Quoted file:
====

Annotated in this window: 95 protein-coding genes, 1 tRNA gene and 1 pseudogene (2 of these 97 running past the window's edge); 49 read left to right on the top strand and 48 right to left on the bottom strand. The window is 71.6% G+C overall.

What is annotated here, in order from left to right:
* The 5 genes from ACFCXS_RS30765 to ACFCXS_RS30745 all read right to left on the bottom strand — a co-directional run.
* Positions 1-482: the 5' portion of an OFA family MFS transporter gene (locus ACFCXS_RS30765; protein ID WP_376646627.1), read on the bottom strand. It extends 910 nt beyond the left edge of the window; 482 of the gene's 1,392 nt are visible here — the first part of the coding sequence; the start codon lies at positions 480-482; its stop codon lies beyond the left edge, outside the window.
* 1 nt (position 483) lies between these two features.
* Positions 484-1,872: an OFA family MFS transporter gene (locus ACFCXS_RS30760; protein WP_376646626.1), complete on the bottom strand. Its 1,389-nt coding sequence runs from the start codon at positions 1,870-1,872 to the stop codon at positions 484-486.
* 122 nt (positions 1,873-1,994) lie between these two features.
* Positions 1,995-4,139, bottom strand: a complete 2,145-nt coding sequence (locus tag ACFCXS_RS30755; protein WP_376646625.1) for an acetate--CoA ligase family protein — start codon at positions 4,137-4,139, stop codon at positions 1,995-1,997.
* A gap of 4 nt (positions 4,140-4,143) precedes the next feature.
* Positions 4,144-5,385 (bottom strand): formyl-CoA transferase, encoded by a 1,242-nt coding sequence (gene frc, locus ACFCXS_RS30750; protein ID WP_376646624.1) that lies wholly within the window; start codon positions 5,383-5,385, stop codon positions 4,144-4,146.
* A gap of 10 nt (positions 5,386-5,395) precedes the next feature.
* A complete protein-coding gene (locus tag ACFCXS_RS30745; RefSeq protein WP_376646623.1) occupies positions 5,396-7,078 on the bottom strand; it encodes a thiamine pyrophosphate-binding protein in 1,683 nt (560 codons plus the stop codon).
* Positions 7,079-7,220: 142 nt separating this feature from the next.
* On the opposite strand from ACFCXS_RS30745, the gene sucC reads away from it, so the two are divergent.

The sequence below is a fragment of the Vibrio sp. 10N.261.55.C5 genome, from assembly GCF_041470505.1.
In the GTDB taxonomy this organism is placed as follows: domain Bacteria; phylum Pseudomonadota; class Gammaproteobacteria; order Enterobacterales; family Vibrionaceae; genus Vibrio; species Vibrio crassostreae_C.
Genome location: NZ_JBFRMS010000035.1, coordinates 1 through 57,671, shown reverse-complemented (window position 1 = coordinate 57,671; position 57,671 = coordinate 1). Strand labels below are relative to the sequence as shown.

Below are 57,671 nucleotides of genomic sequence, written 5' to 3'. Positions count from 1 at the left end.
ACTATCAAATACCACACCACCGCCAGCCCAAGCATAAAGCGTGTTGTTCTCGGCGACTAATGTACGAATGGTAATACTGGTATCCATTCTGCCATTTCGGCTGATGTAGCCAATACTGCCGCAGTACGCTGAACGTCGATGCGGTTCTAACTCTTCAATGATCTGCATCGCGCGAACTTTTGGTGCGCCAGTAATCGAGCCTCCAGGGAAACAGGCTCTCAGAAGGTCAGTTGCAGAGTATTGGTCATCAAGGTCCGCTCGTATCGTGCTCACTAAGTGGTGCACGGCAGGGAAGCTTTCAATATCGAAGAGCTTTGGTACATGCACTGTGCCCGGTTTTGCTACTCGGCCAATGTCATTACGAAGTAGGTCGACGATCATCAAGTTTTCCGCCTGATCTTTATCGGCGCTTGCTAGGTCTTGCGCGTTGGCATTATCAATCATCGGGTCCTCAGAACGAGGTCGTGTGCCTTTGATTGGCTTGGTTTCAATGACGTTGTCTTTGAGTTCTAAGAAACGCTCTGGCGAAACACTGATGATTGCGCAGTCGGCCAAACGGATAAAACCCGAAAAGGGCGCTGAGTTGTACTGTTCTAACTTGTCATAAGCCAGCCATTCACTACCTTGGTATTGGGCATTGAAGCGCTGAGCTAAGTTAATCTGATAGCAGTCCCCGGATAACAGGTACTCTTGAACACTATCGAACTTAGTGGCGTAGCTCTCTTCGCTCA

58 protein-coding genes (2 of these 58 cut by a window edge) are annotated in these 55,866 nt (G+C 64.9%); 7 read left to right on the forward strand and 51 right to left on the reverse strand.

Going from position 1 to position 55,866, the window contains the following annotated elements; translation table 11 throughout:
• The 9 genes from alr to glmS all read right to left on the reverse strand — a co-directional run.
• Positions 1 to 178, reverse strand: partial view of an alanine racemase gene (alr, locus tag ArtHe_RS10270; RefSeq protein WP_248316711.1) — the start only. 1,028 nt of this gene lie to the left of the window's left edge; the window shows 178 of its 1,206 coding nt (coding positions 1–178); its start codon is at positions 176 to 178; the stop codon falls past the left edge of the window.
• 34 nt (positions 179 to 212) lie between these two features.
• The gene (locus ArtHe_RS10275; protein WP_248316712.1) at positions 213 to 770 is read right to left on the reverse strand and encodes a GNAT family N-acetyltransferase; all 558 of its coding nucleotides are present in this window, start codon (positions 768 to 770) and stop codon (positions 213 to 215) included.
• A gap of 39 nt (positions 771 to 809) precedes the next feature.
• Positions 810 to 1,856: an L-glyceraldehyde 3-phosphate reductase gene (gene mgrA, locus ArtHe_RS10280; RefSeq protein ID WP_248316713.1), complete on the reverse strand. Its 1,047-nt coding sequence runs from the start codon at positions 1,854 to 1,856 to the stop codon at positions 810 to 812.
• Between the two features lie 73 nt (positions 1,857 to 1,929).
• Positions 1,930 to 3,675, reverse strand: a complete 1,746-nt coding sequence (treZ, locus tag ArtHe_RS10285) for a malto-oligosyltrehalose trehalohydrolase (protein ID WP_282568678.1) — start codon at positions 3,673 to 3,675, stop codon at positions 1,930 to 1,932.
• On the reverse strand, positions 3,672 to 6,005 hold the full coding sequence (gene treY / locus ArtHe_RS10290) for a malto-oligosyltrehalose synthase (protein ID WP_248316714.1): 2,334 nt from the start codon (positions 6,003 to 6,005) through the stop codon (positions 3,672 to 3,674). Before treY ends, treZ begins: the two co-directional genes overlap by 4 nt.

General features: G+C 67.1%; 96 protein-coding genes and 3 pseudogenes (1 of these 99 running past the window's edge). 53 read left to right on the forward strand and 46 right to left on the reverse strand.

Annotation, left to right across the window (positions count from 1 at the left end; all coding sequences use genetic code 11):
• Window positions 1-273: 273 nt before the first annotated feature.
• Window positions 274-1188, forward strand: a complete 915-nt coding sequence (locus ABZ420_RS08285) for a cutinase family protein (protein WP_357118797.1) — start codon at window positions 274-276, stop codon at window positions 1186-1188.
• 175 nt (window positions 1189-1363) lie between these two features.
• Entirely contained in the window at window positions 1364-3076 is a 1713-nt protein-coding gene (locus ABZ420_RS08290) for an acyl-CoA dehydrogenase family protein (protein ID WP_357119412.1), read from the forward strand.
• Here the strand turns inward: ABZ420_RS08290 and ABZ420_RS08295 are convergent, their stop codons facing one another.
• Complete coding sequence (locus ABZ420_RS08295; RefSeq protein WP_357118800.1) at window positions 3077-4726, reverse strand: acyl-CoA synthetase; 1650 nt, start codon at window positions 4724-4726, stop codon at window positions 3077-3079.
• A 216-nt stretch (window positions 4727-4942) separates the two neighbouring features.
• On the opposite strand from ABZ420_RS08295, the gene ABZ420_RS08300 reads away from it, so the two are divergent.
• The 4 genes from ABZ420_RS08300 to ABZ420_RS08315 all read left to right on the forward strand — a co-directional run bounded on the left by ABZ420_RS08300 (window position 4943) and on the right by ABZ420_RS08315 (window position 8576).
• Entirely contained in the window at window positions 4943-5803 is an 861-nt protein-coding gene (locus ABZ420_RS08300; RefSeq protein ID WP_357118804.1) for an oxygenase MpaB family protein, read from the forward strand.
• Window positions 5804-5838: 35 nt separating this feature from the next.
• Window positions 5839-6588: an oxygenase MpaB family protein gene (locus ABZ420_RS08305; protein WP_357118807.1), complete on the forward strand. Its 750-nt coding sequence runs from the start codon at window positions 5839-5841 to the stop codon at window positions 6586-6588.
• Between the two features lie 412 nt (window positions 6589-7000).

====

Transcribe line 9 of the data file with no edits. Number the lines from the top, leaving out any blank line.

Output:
* A gap of 4 nt (positions 4,140-4,143) precedes the next feature.